A farmer harvests hay in Montague, Massachusetts. Credit: Paul Franz / Massachusetts Office of Travel & Tourism

The state’s new solar incentive includes an additional payment for projects that coexist with agricultural uses.

A solar incentive launched this week in Massachusetts is the state’s latest effort to make it easier for farmers to adopt renewables and become more energy efficient.

“We’re getting farmers as much help as they can on a topic they don’t have a lot of time to invest in,” said Gerald Palano, alternative energy specialist for the Massachusetts Department of Agricultural Resources. “The more we can do to keep agriculture alive and well in the state, in the end is better off for all of us.”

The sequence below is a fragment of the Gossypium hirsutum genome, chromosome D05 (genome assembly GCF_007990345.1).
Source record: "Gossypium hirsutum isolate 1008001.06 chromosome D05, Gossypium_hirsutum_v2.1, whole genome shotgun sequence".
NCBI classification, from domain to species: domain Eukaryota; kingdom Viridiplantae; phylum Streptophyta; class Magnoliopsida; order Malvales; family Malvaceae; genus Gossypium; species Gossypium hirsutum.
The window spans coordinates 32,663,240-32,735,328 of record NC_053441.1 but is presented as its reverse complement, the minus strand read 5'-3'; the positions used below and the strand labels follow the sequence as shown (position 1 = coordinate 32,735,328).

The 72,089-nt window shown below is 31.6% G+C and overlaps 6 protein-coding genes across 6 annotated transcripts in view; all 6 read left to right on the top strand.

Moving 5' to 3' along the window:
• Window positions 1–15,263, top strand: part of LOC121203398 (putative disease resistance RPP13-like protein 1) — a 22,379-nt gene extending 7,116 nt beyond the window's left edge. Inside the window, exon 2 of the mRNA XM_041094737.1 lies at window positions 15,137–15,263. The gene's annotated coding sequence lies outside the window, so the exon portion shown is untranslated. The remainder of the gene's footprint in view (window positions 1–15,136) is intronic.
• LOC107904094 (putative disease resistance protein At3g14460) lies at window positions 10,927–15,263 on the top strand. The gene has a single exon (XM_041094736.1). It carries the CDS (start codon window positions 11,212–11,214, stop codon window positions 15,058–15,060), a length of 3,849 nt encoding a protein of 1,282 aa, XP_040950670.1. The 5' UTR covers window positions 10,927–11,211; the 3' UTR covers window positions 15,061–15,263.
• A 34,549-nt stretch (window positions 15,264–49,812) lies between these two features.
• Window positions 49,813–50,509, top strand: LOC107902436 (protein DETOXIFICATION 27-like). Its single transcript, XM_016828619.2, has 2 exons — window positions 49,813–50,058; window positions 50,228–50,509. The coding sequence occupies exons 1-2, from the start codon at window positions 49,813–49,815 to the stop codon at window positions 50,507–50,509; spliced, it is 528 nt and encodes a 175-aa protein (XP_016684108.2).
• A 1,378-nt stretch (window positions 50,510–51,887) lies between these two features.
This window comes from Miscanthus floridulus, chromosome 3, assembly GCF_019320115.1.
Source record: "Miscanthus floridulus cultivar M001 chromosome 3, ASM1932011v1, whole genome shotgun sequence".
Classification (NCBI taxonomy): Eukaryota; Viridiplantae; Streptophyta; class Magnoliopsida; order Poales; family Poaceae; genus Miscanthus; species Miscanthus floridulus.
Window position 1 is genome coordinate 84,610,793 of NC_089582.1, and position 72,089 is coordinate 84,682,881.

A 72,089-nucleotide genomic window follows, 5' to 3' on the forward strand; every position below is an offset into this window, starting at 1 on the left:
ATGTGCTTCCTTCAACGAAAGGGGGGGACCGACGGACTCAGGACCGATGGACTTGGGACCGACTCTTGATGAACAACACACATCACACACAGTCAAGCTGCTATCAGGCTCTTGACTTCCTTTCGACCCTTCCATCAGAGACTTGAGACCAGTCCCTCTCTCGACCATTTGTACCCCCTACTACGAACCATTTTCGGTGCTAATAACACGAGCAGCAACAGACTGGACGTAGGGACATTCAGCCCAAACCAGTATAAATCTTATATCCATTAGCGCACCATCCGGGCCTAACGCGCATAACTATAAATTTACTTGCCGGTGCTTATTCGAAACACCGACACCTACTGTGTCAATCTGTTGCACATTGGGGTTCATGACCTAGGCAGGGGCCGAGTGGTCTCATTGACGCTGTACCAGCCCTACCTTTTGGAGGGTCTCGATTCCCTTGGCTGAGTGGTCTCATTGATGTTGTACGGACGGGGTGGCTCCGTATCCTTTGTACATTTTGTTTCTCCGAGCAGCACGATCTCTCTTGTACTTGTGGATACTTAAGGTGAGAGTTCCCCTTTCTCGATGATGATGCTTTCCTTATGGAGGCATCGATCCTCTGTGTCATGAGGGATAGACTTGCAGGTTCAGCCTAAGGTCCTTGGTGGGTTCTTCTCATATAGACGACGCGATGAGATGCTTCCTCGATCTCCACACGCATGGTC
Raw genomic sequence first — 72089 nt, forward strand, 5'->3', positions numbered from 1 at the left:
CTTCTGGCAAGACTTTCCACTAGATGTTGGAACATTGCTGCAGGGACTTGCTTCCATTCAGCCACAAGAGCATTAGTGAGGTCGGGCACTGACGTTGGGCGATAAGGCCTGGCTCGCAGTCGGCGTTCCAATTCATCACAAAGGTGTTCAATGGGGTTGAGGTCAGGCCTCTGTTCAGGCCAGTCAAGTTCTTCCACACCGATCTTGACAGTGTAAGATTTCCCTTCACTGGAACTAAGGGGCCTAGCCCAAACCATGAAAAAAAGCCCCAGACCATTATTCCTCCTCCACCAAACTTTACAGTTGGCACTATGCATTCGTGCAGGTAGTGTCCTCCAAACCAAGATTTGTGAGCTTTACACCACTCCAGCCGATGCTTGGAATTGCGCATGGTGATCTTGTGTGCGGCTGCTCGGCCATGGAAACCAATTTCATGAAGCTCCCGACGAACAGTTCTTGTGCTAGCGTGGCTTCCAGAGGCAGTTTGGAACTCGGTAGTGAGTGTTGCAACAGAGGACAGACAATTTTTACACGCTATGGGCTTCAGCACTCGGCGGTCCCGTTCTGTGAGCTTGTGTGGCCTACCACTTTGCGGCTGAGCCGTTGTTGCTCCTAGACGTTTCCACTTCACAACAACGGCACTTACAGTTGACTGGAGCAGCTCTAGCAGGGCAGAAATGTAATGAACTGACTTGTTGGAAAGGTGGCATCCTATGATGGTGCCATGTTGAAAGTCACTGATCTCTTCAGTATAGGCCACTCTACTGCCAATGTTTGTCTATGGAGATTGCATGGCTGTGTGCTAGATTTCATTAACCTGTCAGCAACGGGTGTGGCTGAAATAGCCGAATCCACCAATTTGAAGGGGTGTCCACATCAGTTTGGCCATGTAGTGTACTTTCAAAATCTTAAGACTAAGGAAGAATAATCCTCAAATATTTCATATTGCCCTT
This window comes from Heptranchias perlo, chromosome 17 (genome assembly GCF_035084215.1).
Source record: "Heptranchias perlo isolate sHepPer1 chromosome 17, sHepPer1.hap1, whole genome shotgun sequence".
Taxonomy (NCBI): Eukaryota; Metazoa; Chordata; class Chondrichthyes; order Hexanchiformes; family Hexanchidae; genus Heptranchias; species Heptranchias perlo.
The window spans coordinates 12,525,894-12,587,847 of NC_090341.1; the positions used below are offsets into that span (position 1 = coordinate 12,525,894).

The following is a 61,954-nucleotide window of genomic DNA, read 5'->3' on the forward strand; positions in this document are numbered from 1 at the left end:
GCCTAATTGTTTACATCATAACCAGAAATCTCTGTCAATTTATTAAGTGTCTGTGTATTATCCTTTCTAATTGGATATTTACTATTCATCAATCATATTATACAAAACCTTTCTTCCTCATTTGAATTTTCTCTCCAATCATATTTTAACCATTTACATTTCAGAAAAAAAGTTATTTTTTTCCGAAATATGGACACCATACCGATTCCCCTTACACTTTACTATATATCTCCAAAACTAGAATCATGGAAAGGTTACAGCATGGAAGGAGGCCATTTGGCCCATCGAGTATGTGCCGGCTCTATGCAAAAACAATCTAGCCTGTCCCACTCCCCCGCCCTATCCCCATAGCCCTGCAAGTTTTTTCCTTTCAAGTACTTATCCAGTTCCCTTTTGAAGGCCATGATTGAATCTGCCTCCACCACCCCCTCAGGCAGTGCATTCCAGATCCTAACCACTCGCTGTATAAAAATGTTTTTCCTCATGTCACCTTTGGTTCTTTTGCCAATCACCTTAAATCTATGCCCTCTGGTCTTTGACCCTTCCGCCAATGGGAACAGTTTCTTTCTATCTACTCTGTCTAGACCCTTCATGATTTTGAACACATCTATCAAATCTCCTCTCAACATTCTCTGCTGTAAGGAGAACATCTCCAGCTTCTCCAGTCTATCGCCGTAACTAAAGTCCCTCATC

Agriculture makes up a small portion of Massachusetts’ economy; the sector took in less than $500 million in 2016 while the state’s gross domestic product topped $500 billion. But farms are still an important target for efforts to reduce energy use, Palano said.

Creating a robust network of smaller, renewable power generators — a concept known as distributed energy — is essential to creating a more sustainable, resilient grid, Palano said. Farms, with their sizable, unshaded lots, are a key player in that future.

Furthermore, farmers generally operate on tight margins and have to focus on keeping their fields productive — they simply do not have the time and budget to research and implement the latest energy-saving measures, he said. State programs, therefore, can help ease the process, helping reduce overall emissions, adding more renewable resources to the electric grid, and giving farms an economic boost.

“We rarely see a farm that doesn’t have an opportunity to make some improvements,” said Lorenzo Macaluso, director of client services for the Center for EcoTechnology, a nonprofit that administers some of the state’s programming. “Every bit of reduction is going to help.”